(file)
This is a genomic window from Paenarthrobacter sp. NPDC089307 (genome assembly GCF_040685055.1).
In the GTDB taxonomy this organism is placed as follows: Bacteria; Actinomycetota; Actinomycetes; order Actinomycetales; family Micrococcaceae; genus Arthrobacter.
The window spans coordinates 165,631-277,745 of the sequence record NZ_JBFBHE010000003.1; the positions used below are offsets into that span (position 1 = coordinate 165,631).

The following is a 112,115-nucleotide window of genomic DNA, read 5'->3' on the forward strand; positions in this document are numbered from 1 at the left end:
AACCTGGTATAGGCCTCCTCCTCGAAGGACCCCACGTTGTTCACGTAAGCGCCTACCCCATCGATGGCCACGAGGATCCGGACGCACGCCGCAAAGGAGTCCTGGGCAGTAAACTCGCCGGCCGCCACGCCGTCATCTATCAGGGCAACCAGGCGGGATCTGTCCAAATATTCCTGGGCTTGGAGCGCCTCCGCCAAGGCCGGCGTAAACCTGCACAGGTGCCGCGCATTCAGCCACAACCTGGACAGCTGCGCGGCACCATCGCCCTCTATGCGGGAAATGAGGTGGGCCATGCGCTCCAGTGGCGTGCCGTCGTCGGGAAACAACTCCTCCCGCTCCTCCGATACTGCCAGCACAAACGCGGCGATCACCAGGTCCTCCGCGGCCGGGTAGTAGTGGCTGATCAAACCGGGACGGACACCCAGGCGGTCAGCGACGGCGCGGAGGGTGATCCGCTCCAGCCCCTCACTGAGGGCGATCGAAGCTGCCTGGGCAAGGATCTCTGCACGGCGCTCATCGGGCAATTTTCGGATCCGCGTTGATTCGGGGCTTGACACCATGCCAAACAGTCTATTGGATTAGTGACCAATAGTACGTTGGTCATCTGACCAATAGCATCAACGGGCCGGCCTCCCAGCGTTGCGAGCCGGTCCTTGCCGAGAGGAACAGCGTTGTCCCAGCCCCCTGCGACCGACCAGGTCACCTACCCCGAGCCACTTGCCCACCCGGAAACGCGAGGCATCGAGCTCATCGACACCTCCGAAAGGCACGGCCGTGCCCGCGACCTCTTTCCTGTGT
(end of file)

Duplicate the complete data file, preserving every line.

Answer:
This is a genomic window from Paenarthrobacter sp. NPDC089307 (genome assembly GCF_040685055.1).
In the GTDB taxonomy this organism is placed as follows: Bacteria; Actinomycetota; Actinomycetes; order Actinomycetales; family Micrococcaceae; genus Arthrobacter.
The window spans coordinates 165,631-277,745 of the sequence record NZ_JBFBHE010000003.1; the positions used below are offsets into that span (position 1 = coordinate 165,631).

The following is a 112,115-nucleotide window of genomic DNA, read 5'->3' on the forward strand; positions in this document are numbered from 1 at the left end:
AACCTGGTATAGGCCTCCTCCTCGAAGGACCCCACGTTGTTCACGTAAGCGCCTACCCCATCGATGGCCACGAGGATCCGGACGCACGCCGCAAAGGAGTCCTGGGCAGTAAACTCGCCGGCCGCCACGCCGTCATCTATCAGGGCAACCAGGCGGGATCTGTCCAAATATTCCTGGGCTTGGAGCGCCTCCGCCAAGGCCGGCGTAAACCTGCACAGGTGCCGCGCATTCAGCCACAACCTGGACAGCTGCGCGGCACCATCGCCCTCTATGCGGGAAATGAGGTGGGCCATGCGCTCCAGTGGCGTGCCGTCGTCGGGAAACAACTCCTCCCGCTCCTCCGATACTGCCAGCACAAACGCGGCGATCACCAGGTCCTCCGCGGCCGGGTAGTAGTGGCTGATCAAACCGGGACGGACACCCAGGCGGTCAGCGACGGCGCGGAGGGTGATCCGCTCCAGCCCCTCACTGAGGGCGATCGAAGCTGCCTGGGCAAGGATCTCTGCACGGCGCTCATCGGGCAATTTTCGGATCCGCGTTGATTCGGGGCTTGACACCATGCCAAACAGTCTATTGGATTAGTGACCAATAGTACGTTGGTCATCTGACCAATAGCATCAACGGGCCGGCCTCCCAGCGTTGCGAGCCGGTCCTTGCCGAGAGGAACAGCGTTGTCCCAGCCCCCTGCGACCGACCAGGTCACCTACCCCGAGCCACTTGCCCACCCGGAAACGCGAGGCATCGAGCTCATCGACACCTCCGAAAGGCACGGCCGTGCCCGCGACCTCTTTCCTGTGT